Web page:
Tensions are already high this week, after direct flights between Russia and Georgia resumed Friday, lifting restrictions imposed in 2019.
The move was condemned by the country's President Salome Zourabichvili, who holds a largely ceremonial role and has opposed the government's alignment with Russia.
Zourabichvili expressed disbelief Saturday that the Georgian government didn't know that "the daughter of the highest-ranking official, from Putin’s immediate circle, who is under sanctions" had entered Georgia for the wedding, First Channel said.
The president said she had been informed by a government official that the family has now left the country, but she urged authorities to heed the lists of Russian individuals sanctioned by Georgia's "partner countries."
More about Georgia: Since winning its independence from the Soviet Union in 1991, Georgia has played a balancing act between pro-European sentiment among its citizens and the influence of its powerful neighbor Russia. The country's ruling party, Georgian Dream, has faced repeated accusations of close ties with Moscow, most notably during efforts to pass a foreign agents bill in March, which critics said mirrored controversial Russian laws.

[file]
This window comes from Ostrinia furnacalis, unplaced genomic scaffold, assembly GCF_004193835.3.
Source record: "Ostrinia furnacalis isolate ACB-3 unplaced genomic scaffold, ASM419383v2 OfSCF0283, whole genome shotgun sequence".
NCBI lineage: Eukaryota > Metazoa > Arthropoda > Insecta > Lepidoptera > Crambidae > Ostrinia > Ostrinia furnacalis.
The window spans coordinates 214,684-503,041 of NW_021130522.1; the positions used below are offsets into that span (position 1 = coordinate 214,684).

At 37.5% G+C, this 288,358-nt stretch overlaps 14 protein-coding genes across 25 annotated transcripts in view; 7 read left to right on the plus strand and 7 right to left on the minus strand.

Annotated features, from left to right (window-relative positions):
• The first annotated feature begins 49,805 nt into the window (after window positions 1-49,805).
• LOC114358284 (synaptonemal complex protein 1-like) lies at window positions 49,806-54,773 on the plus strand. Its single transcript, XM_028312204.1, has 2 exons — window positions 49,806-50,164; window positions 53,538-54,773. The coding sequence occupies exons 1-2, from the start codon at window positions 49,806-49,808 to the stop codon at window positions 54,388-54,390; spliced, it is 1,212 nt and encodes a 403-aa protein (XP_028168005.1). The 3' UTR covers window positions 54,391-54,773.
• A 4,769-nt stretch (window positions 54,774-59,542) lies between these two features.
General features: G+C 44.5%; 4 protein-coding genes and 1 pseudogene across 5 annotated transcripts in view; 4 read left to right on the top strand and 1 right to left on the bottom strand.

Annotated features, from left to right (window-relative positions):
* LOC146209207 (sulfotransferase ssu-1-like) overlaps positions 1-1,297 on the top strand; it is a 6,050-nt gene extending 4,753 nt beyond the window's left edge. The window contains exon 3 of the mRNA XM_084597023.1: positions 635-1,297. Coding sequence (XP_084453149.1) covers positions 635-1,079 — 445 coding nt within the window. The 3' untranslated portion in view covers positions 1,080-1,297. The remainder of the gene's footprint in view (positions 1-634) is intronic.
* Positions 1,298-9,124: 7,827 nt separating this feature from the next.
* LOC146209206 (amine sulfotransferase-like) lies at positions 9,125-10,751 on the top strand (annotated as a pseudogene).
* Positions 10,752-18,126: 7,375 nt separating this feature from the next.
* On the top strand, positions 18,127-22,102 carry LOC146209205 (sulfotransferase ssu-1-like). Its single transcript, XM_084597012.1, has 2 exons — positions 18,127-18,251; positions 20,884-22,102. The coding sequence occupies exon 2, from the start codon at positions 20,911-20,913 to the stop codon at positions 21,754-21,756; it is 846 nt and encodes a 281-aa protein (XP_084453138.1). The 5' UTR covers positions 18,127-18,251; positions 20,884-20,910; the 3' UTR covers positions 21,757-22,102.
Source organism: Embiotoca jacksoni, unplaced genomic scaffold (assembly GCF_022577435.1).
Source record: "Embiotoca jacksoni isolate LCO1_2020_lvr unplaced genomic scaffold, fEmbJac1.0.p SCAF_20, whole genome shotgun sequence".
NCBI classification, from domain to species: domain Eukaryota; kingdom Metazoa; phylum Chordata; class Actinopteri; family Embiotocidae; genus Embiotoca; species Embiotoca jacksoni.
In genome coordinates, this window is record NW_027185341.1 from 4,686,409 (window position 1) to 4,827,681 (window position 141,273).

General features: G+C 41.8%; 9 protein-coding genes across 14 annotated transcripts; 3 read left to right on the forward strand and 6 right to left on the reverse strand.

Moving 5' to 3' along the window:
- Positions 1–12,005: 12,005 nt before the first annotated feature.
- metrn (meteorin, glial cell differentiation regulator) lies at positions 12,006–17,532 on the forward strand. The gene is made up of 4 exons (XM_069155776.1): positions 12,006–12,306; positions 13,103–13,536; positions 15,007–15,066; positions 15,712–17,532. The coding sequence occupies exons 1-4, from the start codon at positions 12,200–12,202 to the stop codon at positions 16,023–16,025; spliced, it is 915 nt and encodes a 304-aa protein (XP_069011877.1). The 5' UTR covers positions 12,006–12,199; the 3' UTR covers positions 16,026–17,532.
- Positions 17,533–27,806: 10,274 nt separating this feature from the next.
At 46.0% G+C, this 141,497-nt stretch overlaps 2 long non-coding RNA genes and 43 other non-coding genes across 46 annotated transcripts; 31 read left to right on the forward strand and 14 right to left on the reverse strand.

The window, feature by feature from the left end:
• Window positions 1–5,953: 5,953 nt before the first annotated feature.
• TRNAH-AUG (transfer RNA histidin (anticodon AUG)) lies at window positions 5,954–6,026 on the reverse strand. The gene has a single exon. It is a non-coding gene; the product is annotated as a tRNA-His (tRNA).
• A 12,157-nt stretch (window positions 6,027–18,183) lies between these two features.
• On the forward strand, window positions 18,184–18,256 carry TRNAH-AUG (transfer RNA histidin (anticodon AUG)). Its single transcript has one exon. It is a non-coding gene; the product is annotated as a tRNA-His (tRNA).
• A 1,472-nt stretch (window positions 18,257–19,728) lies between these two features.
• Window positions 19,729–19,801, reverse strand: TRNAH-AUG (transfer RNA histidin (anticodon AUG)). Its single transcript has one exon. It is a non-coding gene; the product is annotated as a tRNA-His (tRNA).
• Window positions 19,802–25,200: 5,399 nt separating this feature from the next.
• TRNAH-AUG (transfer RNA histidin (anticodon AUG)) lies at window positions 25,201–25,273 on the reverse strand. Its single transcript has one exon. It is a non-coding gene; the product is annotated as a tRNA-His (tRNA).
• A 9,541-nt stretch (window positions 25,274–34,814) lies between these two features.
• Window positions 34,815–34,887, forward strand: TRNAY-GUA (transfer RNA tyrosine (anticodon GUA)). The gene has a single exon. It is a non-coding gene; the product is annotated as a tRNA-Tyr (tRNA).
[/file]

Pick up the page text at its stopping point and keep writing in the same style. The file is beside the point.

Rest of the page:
Calling the city by it's Soviet-Russian name, the ministry said: "As a result of offensive actions by Wagner assault units, supported by artillery and aviation of the Yug Group of Forces, the liberation of Artyomovsk has been completed."
Wagner's chief claimed his troops had completely captured the city earlier Saturday, while Ukraine's deputy defense minister insisted fighting continued, with Kyiv's forces holding on to the city's westernmost edge.
CNN cannot independently verify battlefield claims.
In recent reports from the front, Ukraine's military had focused on progress made in areas surrounding the city, while Wagner forces had said they were consolidating territory closer to the city center.
International Criminal Court (ICC) leadership expressed deep concern over the arrest warrant issued by Russia's government for one of the court's prosecutors this week.